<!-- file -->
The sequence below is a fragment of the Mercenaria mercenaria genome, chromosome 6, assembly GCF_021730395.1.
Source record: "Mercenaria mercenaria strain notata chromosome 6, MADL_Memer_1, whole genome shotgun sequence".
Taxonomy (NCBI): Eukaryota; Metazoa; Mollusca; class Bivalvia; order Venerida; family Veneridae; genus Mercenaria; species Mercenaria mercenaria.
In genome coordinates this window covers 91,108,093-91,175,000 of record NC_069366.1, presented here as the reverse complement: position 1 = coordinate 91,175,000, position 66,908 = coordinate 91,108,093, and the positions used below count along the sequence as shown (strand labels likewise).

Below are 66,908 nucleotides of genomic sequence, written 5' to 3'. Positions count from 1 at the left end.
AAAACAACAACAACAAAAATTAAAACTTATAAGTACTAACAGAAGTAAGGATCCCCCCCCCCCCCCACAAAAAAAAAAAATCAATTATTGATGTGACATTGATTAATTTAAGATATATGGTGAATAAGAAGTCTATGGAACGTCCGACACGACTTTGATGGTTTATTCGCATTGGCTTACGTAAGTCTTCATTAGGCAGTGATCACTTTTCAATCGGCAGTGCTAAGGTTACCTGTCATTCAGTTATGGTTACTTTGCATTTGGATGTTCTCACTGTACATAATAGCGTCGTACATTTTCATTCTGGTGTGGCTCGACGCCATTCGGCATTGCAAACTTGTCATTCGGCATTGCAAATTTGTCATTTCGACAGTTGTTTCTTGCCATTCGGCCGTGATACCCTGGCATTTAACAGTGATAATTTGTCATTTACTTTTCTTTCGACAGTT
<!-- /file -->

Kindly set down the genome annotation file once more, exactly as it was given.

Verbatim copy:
The sequence below is a fragment of the Mercenaria mercenaria genome, chromosome 6, assembly GCF_021730395.1.
Source record: "Mercenaria mercenaria strain notata chromosome 6, MADL_Memer_1, whole genome shotgun sequence".
Taxonomy (NCBI): Eukaryota; Metazoa; Mollusca; class Bivalvia; order Venerida; family Veneridae; genus Mercenaria; species Mercenaria mercenaria.
In genome coordinates this window covers 91,108,093-91,175,000 of record NC_069366.1, presented here as the reverse complement: position 1 = coordinate 91,175,000, position 66,908 = coordinate 91,108,093, and the positions used below count along the sequence as shown (strand labels likewise).

Below are 66,908 nucleotides of genomic sequence, written 5' to 3'. Positions count from 1 at the left end.
AAAACAACAACAACAAAAATTAAAACTTATAAGTACTAACAGAAGTAAGGATCCCCCCCCCCCCCCACAAAAAAAAAAAATCAATTATTGATGTGACATTGATTAATTTAAGATATATGGTGAATAAGAAGTCTATGGAACGTCCGACACGACTTTGATGGTTTATTCGCATTGGCTTACGTAAGTCTTCATTAGGCAGTGATCACTTTTCAATCGGCAGTGCTAAGGTTACCTGTCATTCAGTTATGGTTACTTTGCATTTGGATGTTCTCACTGTACATAATAGCGTCGTACATTTTCATTCTGGTGTGGCTCGACGCCATTCGGCATTGCAAACTTGTCATTCGGCATTGCAAATTTGTCATTTCGACAGTTGTTTCTTGCCATTCGGCCGTGATACCCTGGCATTTAACAGTGATAATTTGTCATTTACTTTTCTTTCGACAGTT